Lim Yau Boon

Lim Yau Boon

How Do Companies Survive COVID?

We are facing an unknown future, and one that many companies may not live to see. With clear trends showing that businesses will struggle for at least the next 18 months, COVID-19 has lit the fuse to what was considered ‘normal”. Due to the severity of economic damage from coronavirus, previously successful companies are being forced to rapidly re-think their operations and adopt new norms to avoid becoming the next casualty. What is it that leaders need to do to prepare?

“Regardless of sectors, recovery could be a totally different business for some organisations. It may include a new business model that leverages disruptive technologies, but some norms will probably never return.” Yau Boon

There’s no avoiding the fact that unfortunately there is little chance of survival for some companies because they are just not ready for the tough economic winter ahead. Without having the “food”, resources and nimble actions they need to survive, they won’t be able to face the bitter conditions. They must find new sources of food and income. It may not be the same ‘food’ as before and it could, or will, be different.

Learn to adapt

Companies must adjust and do what they need to help and survive. There are some great examples of this with small fashion houses in the US pivoting to make fashionable masks and hand sanitisers. Some organisations have switching trades to be part of the supply-chain in response to the pandemic. Car manufacturers Ford & GM are now helping to produce ventilators and respirators. It’s not easy but it’s what’s required. Companies must learn to adjust, while staying lean and removing unnecessary costs.

Cash is king!

With this in mind, financial capital and profits are also obvious survival tools. With the potential of the global financial crisis persisting for the next 18 months, having enough cash for this period of time, or at least intact easy credit lines, is vital. However, companies need to look beyond just their financial capital and think outside the box for solutions to traditional cash flow problems.

Utilising all forms of capital

It’s not just financial capital that yields results, all forms of capital must be scrutinised e.g. human, social/ecosystems and national. For example, SME’s can approach their team and offer investment opportunities in the company to increase cash flow, or possibly discussing alternative pay arrangements for a period. Innovation should also be encouraged to create new prospects and a stronger future-ready company. By working together and harnessing every facet of an organisation’s capital, it can create solutions that can keep everyone ‘warm’ during the winter.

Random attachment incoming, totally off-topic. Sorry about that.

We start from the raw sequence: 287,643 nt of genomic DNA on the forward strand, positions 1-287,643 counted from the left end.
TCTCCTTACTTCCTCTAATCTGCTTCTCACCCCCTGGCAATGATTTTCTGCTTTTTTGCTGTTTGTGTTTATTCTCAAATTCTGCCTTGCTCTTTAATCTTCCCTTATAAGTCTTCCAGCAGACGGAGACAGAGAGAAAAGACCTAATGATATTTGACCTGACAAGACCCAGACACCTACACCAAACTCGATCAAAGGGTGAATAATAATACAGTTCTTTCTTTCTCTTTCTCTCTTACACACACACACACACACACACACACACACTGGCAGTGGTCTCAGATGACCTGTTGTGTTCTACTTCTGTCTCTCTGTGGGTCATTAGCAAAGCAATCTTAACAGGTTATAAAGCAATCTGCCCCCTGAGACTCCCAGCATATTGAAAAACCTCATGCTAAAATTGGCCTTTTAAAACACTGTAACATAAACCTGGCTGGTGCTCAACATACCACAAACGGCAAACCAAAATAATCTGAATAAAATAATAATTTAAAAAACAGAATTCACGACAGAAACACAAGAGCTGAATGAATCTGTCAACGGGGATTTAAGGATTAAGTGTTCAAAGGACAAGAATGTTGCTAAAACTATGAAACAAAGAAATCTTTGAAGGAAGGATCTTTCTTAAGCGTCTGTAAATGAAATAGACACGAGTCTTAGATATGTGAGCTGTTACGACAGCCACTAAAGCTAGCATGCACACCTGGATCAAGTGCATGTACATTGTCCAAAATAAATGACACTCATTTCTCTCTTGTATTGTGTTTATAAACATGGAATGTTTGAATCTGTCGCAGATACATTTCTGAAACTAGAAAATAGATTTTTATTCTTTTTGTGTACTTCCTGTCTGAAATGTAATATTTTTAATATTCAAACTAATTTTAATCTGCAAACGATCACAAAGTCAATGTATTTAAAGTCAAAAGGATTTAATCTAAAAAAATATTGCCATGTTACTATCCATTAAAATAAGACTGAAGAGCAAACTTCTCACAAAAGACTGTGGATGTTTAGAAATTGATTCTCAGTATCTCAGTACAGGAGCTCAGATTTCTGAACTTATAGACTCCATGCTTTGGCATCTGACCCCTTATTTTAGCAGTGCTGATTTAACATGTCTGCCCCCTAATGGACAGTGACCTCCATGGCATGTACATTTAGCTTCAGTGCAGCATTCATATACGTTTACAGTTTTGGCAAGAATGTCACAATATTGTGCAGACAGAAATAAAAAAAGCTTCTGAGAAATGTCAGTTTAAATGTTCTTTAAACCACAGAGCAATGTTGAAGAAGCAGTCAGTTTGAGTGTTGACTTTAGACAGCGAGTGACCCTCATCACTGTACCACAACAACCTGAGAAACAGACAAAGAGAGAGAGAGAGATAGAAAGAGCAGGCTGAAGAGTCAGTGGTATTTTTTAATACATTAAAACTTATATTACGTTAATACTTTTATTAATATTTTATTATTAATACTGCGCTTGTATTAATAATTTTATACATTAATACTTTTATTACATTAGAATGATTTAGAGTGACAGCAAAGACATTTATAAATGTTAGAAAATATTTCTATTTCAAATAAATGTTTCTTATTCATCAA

Technology is also key. COVID-19 has accelerated the adoption of digitilisation. On 30 March, China Daily reported that sales by key retailers had climbed to more than 30% on some E-commerce platforms, according to the Ministry of Commerce. Companies need to look at leveraging technology to grow and create exciting new opportunities! For example, insurance companies offering million-dollar online policies, and radio stations entertaining listeners with more than just talk but webinars too! With a greater reliance on technology and communication tools to engage, it will help foster a new norm post pandemic. 

In order to stay afloat, companies and leaders need to focus on a few key things. Business models need to be reviewed, revised and re-designed. All capital options must be explored. And lastly, we should all be looking at new skills and digital technology to develop further. If only the strongest survived, then the T-Rex would still be roaming the earth!

For more in-depth information listen to our recent webinar ‘Recovery from COVID 19: Where do we begin?’ on 6 May 2020, as part of our Future Ready Series, and organised in conjunction with AusCham. The panel if speakers included Timothy Wong, Regional Head for DBS Group Research for Asia; Malek Ali, entrepreneur, Fi Life; and Yau Boon Lim, Senior Partner, Disruption Management, Lim-Loges & Masters. This is the first of a series of articles from extracts of their discussions.

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